BALTIMORE (AP) -- As the fly ball disappeared in the falling
snow, Baltimore Orioles second baseman Jerry Hairston had just one
thought as he ran toward right field.
"I had no idea where the ball was,'' Hairston said. "So I was
like, 'I hope it doesn't hit me in the head.'''
It was a strange Opening Day at Camden Yards, even before the
fly ball hit by Ellis Burks vanished from view Monday. But all
turned out well for the Orioles on a frigid afternoon better suited
for snowballs than fastballs.
Gary Matthews Jr. singled home the winning run with two outs in
the 13th inning, giving Baltimore a 6-5 victory over the Cleveland
Opening Day in Baltimore is usually a festive occasion held in a
packed stadium. Although the crowd was announced at 46,257 -- a
sellout -- there were thousands of empty seats in the upper deck.
By the end of the game, only a few thousand fans remained.
Prior to the first pitch, a video tribute and a moment of
silence were held for former Orioles pitcher Dave McNally, who died
over the winter, and pitching prospect Steve Bechler, who died of
heatstroke at spring training in February.
Cleveland scored three runs in the third inning with the aid of
a routine fly ball that got lost between the huge snowflakes that
swirled around the stadium.
"I couldn't even see the hitter, that's how bad it was,''
Orioles right fielder Jay Gibbons said. "I heard him hit it, and
that was about it. I saw the umpire looking at me; I think he was
waiting for me to make a move. That was crazy.''
After Gibbons threw the ball back into the infield, the umpires
halted play -- not soon enough for Orioles manager Mike Hargrove,
who argued in vain that the stoppage should have come before the
ball vanished in the falling snow.
Burks, who was credited with an RBI single, had no idea where
the ball went.
"What ball?'' he said with a chuckle. "I couldn't even see it
at the plate. I told the umpire I couldn't see it. I asked him if
he could see it and he said, 'A little.'''
Said Gibbons: "That's probably the first time I ever thought,
'Don't hit it to me.' I mean, I had no chance. I think it might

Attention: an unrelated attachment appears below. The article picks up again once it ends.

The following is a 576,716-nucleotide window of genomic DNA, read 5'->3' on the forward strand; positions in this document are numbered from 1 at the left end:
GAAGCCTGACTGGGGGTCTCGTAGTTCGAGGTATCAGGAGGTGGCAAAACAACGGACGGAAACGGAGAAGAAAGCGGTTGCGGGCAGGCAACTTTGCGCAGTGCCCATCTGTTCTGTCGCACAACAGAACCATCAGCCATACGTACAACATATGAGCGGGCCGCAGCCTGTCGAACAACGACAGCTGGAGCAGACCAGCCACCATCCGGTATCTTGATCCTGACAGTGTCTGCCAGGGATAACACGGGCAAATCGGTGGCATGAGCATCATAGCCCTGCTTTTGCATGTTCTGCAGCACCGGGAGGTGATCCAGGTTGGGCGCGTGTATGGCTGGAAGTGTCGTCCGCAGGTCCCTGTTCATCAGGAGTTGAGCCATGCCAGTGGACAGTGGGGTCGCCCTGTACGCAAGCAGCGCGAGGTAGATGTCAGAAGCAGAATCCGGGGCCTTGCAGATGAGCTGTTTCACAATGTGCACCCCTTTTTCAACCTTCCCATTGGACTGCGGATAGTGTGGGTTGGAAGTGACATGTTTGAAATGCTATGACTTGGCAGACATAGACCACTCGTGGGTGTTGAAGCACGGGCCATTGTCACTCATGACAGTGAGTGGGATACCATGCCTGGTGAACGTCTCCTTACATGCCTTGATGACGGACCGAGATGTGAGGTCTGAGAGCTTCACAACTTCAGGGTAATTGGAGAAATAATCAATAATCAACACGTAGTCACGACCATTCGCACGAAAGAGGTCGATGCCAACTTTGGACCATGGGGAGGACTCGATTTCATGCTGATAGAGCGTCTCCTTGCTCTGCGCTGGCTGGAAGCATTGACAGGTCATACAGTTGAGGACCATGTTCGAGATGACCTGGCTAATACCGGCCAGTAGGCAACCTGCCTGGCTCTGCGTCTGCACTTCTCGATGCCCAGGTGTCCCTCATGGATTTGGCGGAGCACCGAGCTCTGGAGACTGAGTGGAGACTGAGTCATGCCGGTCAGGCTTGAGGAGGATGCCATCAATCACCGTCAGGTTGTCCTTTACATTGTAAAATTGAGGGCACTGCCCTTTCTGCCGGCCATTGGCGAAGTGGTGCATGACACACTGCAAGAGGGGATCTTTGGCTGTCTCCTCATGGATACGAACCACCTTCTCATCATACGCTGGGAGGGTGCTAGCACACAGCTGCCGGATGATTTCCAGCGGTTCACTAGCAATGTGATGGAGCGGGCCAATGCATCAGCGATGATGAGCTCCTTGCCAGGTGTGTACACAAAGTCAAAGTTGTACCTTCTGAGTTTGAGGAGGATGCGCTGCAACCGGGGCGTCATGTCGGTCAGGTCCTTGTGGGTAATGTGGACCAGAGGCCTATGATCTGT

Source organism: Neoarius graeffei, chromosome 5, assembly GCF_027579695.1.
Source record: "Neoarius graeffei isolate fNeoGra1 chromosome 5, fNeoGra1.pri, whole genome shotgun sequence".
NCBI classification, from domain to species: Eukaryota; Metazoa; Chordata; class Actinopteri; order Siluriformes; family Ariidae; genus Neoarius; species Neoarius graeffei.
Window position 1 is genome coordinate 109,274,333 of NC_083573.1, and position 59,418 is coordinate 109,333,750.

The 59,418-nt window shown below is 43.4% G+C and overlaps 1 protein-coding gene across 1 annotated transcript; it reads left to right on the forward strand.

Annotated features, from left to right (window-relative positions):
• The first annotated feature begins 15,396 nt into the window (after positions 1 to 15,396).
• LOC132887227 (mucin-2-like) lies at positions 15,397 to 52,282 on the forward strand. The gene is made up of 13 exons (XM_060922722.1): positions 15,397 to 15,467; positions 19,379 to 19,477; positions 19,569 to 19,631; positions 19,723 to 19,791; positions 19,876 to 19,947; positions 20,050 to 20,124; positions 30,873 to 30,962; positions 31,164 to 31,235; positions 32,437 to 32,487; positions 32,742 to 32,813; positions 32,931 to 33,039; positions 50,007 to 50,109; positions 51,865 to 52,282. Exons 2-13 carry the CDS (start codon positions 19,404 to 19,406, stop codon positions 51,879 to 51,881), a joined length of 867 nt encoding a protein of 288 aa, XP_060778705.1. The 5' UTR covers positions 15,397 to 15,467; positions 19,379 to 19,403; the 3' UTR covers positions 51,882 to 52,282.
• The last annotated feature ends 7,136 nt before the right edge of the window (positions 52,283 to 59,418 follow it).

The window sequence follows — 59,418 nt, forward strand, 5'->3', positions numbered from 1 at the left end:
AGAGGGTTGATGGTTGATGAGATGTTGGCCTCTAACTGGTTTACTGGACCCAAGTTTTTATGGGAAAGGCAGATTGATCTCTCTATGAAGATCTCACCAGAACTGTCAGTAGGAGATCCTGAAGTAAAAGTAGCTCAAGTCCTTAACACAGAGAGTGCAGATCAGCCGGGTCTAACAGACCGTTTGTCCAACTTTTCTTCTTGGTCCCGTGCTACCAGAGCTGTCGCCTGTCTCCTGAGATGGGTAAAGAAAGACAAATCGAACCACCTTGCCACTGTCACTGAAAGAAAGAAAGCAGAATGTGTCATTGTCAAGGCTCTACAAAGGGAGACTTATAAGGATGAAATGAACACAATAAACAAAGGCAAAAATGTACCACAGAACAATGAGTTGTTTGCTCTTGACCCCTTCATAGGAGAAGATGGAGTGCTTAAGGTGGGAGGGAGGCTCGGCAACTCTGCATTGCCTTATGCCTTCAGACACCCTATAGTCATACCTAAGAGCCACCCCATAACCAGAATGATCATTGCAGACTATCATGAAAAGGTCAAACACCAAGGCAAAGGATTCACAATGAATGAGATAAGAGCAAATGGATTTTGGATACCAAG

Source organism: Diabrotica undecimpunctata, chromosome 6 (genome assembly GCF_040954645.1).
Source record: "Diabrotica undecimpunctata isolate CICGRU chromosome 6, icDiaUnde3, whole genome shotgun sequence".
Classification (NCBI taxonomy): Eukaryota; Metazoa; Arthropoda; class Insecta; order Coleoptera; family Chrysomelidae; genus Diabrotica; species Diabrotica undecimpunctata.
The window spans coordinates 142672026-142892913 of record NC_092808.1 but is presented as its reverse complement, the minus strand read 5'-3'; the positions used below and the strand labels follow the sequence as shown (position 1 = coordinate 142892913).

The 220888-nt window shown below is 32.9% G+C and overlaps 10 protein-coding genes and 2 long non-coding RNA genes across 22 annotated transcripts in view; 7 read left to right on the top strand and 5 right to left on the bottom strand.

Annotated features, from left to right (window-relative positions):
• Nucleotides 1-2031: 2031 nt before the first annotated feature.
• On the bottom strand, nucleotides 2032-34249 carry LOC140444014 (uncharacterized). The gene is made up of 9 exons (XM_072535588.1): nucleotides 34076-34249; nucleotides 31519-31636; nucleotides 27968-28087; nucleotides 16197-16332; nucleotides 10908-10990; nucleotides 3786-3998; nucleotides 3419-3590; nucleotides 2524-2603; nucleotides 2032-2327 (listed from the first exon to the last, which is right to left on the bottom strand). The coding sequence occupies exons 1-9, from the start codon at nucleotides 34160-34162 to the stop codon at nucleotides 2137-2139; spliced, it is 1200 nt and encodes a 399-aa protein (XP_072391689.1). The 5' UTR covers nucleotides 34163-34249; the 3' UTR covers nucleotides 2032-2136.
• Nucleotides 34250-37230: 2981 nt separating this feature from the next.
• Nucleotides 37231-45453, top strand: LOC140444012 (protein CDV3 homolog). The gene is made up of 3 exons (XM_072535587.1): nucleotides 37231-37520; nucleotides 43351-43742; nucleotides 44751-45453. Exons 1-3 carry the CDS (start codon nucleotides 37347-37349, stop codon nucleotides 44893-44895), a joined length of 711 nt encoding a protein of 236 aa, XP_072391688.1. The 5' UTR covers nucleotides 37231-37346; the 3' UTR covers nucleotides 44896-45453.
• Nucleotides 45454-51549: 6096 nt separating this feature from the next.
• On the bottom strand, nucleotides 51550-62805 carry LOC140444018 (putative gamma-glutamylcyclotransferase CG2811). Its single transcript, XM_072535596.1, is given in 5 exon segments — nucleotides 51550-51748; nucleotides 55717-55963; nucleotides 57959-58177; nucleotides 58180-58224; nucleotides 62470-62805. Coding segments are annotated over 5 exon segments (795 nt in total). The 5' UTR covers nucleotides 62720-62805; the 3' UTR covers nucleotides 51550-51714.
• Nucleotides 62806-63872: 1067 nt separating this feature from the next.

have gone in the stands and come out. Nobody knows. It was a really
After a 13-minute delay in which the snow gave way to sunny
skies, Karim Garcia hit a sacrifice fly to make it 3-1.
Hours later, with the bases loaded in the 13th, Matthews hit a
liner off loser Jake Westbrook that soared over the head of Milton
Bradley, who appeared to misjudge the ball.
Winner B.J. Ryan worked the 13th for the Orioles, who trailed
4-1 in the sixth before coming back.
Garcia, a former Oriole, added a solo homer in the sixth for the
rebuilt Indians, who have a new manager, 35-year-old Eric Wedge,
and only eight players remaining from the team that started the
"The things that happened tonight usually happen over five,
six, seven, eight games,'' Wedge said.
C.C. Sabathia gave up two runs and eight hits in seven innings
in his first Opening-Day start for Cleveland. He left with a 4-2
lead, but Marty Cordova tied it with a two-run homer in the eighth
off reliever David Riske.
The game got off to a routine start before the snow started in
the second inning. The flurries turned into huge flakes in the
third, leading to that rare baseball moment in which an outfielder
loses a ball in the snow.
"I saw it go up. I didn't see it land. I saw the umpire signal
fair,'' Burks said.
The three-run inning, which was aided by first baseman Jeff
Conine's throwing error, came against Rodrigo Lopez, who allowed
four runs, two earned, and eight hits in six innings.
Former Orioles slugger Eddie Murray, now a hitting coach
with Cleveland, threw out the ceremonial first pitch. Murray will
be inducted into the Hall of Fame this summer. ... Travis Hafner
had three hits for the Indians. ... B.J. Surhoff, returning to
Baltimore after a two-year absence, received the loudest applause
during pregame introductions. He went 0-for-5.